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    As a result of these and other factors,

    school completion rates and academicachievement remains low. Fifty-six

    percent of children never enroll in

    secondary school. Additionally, gender discrimination is

    deeply entrenched in families and society

    at large, preventing many girls fromattending school and fulfilling their

    academic potential.

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    It is not possible for a state to give

    enrollment for the 30% (40 million)of the total population in the next

    decade

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    At present times we have only

    31 Public and 54 PrivateUniversities To meet up the

    need of 30% population we willneed almost 350 Universities.

    The Business and NGO ShouldCome Forward for this.

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    Getting On Board

    Bangladeshs

    Wave

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    Room to Read The team will

    also explore potentialopportunities for partnership

    with local and nationalgovernment, non-profit

    organizations, and communities

    to establish libraries and girls

    scholarships.

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    Be There, Do It

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    Program Total Thru 2009 2010 (Projected)

    Libraries

    Established

    75 100

    New Local

    Language Titles

    - 5

    Schools

    Constructed

    - -

    Girls' Education

    Participants

    234 234

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    It is a matter also to be recognized

    that the private sector in

    Bangladesh has come forward to

    invest in education and healthsectors (Private universities and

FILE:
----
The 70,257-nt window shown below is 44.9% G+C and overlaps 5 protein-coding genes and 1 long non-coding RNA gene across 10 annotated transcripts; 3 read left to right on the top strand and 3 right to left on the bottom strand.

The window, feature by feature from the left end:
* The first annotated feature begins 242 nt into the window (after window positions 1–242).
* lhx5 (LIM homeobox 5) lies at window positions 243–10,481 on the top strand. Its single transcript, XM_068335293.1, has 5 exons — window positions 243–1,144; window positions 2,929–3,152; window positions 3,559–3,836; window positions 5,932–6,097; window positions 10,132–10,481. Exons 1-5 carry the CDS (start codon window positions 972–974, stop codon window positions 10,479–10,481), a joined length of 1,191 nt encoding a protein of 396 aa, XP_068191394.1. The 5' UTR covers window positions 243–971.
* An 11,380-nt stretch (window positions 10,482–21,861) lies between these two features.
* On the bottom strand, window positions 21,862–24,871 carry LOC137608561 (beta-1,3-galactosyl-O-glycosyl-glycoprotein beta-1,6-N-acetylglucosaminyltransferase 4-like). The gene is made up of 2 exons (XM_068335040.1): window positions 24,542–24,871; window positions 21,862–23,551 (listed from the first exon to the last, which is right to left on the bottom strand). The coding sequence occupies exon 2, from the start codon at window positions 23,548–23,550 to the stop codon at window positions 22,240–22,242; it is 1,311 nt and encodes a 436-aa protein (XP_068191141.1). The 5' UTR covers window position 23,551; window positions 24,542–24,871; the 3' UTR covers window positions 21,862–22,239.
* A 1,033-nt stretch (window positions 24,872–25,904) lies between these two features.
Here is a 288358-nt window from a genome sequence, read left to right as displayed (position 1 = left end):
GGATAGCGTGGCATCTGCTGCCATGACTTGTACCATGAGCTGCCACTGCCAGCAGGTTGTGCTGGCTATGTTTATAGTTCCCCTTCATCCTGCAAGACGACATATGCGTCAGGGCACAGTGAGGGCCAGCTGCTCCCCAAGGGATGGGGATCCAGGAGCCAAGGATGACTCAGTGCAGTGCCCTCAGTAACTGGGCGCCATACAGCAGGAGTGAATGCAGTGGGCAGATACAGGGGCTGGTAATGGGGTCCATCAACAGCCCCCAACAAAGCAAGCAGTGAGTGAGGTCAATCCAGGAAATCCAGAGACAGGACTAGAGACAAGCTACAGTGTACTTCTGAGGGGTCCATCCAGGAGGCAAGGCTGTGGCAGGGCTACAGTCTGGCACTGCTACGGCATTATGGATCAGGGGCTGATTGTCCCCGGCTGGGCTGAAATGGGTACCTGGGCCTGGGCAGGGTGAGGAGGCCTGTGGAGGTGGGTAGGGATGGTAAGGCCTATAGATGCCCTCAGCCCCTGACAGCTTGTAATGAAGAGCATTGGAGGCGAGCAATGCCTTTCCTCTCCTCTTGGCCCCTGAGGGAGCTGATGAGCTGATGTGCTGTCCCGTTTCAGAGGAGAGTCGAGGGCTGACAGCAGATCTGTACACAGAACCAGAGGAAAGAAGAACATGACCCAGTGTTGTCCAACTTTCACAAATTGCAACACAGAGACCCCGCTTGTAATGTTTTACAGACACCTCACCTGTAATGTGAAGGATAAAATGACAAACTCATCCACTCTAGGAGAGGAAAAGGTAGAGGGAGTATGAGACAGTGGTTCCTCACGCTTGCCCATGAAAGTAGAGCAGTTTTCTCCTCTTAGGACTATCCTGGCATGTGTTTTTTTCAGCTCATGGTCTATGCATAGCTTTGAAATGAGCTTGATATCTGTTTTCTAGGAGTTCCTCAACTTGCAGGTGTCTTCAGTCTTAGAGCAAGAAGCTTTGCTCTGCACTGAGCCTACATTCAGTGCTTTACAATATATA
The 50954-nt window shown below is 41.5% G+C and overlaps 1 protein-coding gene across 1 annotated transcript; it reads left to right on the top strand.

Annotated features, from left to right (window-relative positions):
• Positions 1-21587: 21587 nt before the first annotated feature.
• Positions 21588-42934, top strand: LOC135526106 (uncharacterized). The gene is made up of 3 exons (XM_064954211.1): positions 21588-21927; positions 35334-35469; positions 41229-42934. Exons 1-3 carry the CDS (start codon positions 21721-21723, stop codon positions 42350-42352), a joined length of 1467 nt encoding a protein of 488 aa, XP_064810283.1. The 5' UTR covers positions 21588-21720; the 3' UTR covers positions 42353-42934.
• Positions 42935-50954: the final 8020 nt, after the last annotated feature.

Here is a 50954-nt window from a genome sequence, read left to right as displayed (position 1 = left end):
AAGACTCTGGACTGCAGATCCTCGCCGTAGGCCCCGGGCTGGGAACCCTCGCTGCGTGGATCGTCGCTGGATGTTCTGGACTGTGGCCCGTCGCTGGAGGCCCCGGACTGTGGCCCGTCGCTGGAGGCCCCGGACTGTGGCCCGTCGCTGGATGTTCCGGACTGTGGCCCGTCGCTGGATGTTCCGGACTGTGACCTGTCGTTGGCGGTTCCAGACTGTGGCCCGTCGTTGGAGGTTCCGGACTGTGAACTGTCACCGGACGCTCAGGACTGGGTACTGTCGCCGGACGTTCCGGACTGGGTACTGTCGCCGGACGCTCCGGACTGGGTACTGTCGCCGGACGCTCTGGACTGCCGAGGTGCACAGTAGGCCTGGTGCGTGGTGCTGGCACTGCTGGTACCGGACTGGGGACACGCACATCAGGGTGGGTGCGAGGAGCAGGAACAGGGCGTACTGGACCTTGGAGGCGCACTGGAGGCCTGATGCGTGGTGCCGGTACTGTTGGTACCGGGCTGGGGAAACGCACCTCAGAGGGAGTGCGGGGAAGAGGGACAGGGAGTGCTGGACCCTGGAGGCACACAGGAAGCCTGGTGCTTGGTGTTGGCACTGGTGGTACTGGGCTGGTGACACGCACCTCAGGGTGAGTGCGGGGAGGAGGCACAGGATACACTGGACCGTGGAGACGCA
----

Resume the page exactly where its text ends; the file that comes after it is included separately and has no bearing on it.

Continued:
medical colleges, hospitals and

    schools).

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    IT is a matter also to be recognized that the private sector in Bangladesh has comeforward to invest in education and health sectors (Private universities and medicalcolleges, hospitals and schools). This move needs to be strengthened to establishmore schools, medical colleges and universities all over the country, especially inthe north-western regions. It may be mentioned that there are 51 privateuniversities in Bangladesh, but none on the North-Western region. And among 30

    private medical colleges only two are on the other side of the river Jamuna, one atBogra and the other at Pabna. Excepting RU and KU four/five new publicuniversities have been recently set up in that region with very limited seats. So isthe case with teachers training institutes. There is a huge backlog in trainingteachers at schools- both primary and secondary level. Currently there is acuteshortage of teachers in all stages of education.

    Teachers training colleges, medical and engineering colleges and universitiesshould be set up in all UZ towns in the private sector under public-private project

    fund in ADP. Lots of questions will arise when public funds are to be placed withthe private sector. The GoB has already placed EEF initially with Bangladesh Bankto ICB for some special projects in the agro and IT sector for the private sector. Thesame approach may also be followed for P-P project fund.